open(TOPIPE, "|bogus_command") || die ... open(FROMPIPE, "bogus_command|") || die ...
will not fail just for lack of the bogus_command. They'll only fail if the fork to run them fails, which is seldom the problem.
If you're writing to the TOPIPE, you'll get a SIGPIPE if the child exits prematurely or doesn't run. If you are reading from the FROMPIPE, you need to check the close() to see what happened.
If you want an answer sooner than pipe buffering might otherwise afford you, you can do something like this:
$kid = open (PIPE, "bogus_command |"); # XXX: check defined($kid) (kill 0, $kid) || die "bogus_command failed";
This works fine if bogus_command doesn't have shell metas in it, but if it does, the shell may well not have exited before the kill 0. You could always introduce a delay:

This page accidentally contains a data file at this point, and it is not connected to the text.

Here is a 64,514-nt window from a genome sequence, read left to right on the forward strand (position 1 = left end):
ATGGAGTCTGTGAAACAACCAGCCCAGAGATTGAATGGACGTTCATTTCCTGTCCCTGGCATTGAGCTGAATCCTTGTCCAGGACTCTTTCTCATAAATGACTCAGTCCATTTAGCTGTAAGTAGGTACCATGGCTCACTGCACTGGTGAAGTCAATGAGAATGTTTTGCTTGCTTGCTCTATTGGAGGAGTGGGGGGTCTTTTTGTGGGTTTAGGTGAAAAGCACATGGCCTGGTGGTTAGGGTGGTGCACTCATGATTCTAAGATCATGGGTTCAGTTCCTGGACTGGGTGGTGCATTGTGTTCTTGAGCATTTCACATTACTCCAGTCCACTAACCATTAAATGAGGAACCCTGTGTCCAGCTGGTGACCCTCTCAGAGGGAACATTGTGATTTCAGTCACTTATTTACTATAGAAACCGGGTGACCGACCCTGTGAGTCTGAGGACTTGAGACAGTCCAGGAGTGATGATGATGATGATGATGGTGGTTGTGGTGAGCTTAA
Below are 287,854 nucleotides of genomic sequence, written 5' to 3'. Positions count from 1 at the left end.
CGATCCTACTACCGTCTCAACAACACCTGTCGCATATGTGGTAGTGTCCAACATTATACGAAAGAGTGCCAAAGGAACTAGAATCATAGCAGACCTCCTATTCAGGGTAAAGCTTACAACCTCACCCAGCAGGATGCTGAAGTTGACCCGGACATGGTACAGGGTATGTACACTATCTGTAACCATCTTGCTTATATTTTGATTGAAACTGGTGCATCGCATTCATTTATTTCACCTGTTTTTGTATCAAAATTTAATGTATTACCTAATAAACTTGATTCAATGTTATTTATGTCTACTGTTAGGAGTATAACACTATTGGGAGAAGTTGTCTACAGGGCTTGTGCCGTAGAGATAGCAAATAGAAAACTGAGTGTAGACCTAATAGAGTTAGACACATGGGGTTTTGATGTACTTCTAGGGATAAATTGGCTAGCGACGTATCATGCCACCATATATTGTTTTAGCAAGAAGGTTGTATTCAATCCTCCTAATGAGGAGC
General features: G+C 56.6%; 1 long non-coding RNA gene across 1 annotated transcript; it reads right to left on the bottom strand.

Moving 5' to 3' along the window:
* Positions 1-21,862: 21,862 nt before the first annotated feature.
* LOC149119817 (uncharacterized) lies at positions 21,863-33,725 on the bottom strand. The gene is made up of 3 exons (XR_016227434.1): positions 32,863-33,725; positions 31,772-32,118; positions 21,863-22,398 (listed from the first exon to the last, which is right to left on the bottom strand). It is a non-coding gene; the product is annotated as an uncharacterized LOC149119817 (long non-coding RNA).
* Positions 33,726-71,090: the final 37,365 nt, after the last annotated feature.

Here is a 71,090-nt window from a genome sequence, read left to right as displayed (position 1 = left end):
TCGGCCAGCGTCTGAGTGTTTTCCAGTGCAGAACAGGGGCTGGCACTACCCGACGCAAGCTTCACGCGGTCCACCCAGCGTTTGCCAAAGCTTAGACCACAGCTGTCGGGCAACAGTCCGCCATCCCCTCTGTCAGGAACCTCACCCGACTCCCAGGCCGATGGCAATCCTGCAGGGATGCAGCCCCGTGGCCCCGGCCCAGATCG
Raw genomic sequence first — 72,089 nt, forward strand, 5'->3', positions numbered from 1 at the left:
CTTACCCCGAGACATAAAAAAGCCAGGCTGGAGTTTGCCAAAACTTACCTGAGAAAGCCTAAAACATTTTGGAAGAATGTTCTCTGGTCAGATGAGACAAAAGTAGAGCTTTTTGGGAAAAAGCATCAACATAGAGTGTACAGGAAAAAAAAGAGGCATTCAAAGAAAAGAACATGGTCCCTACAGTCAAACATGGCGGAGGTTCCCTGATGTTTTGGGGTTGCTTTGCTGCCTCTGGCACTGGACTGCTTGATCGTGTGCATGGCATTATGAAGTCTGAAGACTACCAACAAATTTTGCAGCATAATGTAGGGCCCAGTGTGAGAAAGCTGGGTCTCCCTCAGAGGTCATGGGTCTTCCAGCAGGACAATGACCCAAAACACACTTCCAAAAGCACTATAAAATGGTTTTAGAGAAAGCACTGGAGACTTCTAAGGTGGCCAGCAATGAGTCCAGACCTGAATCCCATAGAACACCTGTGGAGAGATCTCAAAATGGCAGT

$kid = open (PIPE, "bogus_command </dev/null |"); sleep 1; (kill 0, $kid) || die "bogus_command failed";
but this is sometimes undesirable, and in any event does not guarantee correct behavior. But it seems slightly better than nothing.
Similar tricks can be played with writable pipes if you don't wish to catch the SIGPIPE.
Perl provides a builtin variable which holds the status of the last backtick command: $?. Here is exactly what the perlvar page says about
The status returned by the last pipe close, backtick (``) command, or system() operator. Note that this is the status word returned by the wait() system call, so the exit value of the subprocess is actually ($? >> 8). Thus on many systems, $? & 255 gives which signal, if any, the process died from, and whether there was a core dump. (Mnemonic: similar to sh and ksh.)
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